Wednesday, October 14, 2009

Lawyers in CIA Trial Argue for Immunity


MILAN — Lawyers for two high-ranking former CIA operatives in Italy charged in the 2003 kidnapping of an Egyptian cleric argued on Wednesday that their clients should be granted diplomatic immunity.

They also said evidence against the two, who were allegedly acting as part of the agency's extraordinary renditions program, was insufficient for a conviction.

Jeffrey Castelli, identified as the former head of the CIA in Rome, is the highest-level American defendant among the 26 charged in what prosecutors argue was a CIA-led extraordinary rendition of a terror suspect.

Prosecutors are seeking 13 years in jail for Castelli, citing his alleged role in orchestrating the abduction along with the former head of the Italian military intelligence, and 12 years for Robert Seldon Lady, the Milan station chief at the time.

It is the first trial anywhere in the world scrutinizing extraordinary renditions, which human rights advocates say were the CIA's way of outsourcing the torture of suspected terrorists to countries where it was practiced.

The CIA has declined to comment on the case, and Italy's government has denied involvement. Lawyers have entered innocent pleas for the Americans, who are considered fugitives and risk arrest in Italy. Seven Italians also are charged.

Matilde Sansalone argued that Castelli enjoys immunity because he was an accredited diplomat at the U.S. Embassy in Rome at the time of the disappearance on Feb. 17, 2003 of Osama Moustafa Hassan Nasr, an Egyptian cleric who at the time was under investigation as a terror suspect by Italian authorities.

Another lawyer, Arianna Barbazza, argued that Lady too should be granted immunity, and said that evidence linking him to the cleric's disappearance is insufficient.

Sansalone and Barbazza are both court-appointed lawyers, and have had no contact with their clients.

The judge in the preliminary hearing phase already has ruled out immunity for the U.S. defendants because of the severity of the charges.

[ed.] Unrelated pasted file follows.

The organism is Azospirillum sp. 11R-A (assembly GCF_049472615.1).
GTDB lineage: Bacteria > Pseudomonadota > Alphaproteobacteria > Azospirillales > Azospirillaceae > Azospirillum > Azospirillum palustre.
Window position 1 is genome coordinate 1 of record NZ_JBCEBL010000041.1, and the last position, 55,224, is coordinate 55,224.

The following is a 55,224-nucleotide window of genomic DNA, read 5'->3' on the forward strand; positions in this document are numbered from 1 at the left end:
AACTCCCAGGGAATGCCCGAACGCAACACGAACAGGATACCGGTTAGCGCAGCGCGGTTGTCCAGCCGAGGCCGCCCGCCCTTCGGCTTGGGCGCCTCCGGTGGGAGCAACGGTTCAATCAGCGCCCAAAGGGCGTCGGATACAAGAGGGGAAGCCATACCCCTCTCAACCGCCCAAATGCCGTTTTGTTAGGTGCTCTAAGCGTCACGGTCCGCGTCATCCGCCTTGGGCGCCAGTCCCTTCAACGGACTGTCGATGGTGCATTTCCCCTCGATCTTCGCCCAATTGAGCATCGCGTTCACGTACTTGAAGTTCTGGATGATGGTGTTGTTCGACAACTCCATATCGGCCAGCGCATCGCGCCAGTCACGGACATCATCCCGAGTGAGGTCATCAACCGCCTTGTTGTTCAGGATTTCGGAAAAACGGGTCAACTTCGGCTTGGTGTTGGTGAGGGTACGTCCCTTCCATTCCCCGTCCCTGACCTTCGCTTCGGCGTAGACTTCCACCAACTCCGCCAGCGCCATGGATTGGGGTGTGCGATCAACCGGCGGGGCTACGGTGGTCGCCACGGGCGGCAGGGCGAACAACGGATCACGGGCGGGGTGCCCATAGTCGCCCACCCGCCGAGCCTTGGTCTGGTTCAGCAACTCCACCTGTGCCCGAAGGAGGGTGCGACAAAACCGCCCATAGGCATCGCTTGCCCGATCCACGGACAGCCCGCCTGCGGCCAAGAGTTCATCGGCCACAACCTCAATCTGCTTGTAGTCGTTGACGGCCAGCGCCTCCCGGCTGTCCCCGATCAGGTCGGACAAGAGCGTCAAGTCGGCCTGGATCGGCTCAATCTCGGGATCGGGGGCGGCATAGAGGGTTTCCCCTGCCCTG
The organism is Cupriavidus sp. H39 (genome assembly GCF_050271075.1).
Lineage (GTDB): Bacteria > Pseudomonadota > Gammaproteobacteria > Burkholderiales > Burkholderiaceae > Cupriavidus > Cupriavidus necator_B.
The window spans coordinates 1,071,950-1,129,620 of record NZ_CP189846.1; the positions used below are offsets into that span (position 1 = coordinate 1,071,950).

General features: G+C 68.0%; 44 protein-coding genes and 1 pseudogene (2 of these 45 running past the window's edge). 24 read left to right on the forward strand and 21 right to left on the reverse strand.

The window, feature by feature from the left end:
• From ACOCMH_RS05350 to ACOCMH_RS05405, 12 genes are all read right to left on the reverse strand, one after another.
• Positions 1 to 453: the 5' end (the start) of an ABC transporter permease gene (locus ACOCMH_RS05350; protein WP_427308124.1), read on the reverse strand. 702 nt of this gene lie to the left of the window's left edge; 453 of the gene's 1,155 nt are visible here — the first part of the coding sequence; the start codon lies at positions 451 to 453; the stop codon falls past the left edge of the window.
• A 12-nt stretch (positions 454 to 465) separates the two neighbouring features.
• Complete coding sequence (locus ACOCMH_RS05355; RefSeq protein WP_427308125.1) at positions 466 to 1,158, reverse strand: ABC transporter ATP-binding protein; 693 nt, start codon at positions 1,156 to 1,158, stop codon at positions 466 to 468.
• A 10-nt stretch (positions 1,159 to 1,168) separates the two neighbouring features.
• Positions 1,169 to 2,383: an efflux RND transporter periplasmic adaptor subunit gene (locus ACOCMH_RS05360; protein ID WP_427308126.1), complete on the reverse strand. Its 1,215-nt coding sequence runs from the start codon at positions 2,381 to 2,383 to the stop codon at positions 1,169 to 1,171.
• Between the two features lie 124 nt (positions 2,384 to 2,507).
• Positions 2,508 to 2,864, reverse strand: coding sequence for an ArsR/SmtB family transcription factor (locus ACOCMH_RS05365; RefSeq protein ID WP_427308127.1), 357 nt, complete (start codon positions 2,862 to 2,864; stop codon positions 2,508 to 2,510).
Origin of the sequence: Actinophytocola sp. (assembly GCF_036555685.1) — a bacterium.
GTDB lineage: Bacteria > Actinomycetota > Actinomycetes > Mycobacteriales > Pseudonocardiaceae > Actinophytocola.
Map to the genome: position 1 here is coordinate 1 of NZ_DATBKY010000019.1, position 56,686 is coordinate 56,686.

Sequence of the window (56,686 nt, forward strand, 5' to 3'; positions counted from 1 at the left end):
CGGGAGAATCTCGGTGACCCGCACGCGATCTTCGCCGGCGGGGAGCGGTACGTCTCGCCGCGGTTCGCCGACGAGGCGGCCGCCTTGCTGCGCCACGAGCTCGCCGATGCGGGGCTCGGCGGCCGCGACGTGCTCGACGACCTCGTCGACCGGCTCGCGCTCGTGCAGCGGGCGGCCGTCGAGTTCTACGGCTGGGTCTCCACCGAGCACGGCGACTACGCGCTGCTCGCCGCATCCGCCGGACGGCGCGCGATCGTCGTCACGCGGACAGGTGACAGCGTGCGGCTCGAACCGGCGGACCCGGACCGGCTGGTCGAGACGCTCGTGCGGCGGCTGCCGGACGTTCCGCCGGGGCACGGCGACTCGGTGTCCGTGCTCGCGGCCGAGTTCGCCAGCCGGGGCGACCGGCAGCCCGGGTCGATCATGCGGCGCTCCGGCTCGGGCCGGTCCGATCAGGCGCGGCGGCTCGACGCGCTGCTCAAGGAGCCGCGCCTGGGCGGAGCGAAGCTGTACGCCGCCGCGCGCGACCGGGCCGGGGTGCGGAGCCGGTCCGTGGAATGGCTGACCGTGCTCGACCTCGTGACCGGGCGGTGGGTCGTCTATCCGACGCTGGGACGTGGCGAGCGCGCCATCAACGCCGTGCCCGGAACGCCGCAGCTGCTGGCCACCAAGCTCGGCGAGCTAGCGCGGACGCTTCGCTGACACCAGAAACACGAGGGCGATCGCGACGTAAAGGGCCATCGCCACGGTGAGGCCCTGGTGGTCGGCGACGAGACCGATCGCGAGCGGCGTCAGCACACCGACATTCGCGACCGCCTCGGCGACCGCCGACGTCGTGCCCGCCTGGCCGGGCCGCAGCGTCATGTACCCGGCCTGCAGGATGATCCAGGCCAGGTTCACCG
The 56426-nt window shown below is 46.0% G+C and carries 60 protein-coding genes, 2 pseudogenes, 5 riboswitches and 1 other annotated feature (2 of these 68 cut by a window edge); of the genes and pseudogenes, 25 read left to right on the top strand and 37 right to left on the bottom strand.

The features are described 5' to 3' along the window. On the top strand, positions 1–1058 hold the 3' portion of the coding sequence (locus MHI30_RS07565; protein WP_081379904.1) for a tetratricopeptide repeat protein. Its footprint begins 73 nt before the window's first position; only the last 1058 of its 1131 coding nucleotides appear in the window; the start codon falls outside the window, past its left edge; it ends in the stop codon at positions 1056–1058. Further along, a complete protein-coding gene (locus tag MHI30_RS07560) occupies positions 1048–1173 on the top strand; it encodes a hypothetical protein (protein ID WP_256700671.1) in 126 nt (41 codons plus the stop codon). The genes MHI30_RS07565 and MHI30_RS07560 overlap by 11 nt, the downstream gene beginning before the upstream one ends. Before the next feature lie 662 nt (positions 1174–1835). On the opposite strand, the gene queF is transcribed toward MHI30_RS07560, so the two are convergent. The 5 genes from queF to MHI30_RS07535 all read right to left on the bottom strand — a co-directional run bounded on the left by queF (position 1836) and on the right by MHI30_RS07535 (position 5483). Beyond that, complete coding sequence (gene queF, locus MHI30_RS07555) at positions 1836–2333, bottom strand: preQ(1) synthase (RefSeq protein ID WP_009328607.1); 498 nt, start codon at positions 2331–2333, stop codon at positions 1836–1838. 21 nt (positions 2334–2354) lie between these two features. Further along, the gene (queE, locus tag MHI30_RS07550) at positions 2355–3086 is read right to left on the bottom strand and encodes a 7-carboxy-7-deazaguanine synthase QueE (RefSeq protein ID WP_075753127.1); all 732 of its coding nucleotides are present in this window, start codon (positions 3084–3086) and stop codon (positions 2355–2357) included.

Sansalone also said during her closing arguments that much of the testimony presented against Castelli was no longer admissible, due to a ruling by Italy's Constitutional Court striking any evidence referring to the workings of the Italian or American secret services. This includes testimony indicating a meeting between Castelli and the head of Italian military intelligence, Nicolo Pollari.

Even if it were admitted, Sansalone argued that the evidence in no way proves her client's involvement. She also argued there was no evidence indicating he orchestrated the kidnapping, saying that responsibility was assigned only because of his high-level position at the embassy.

Barbazza, who represents half of the American defendants, said her remaining 12 clients have been identified on the basis of such evidence as poor quality passport photographs or cell phone records. She argued the evidence does not meet standards for positively identifying defendants charged with a crime as serious as kidnapping.

"They need to be acquitted because we don't have certain and physical identification," she told the court.

Prosecutors say Nasr was taken in broad daylight from a Milan street on Feb. 17, 2003, transferred in a van to the Aviano Air Base in northern Italy, then flown to the Ramstein Air Base in southern Germany before being flown onward to Egypt — where he was allegedly tortured.

Barbazza and another court-appointed lawyer, Alessia Sorgato, also said that if the judge determined there was indeed a CIA order for Nasr's kidnapping, the defendants would be innocent because they were subordinates following orders.

"They were the last link of a long chain," Barbazza said.

Defense arguments continue next week. A verdict is expected in November.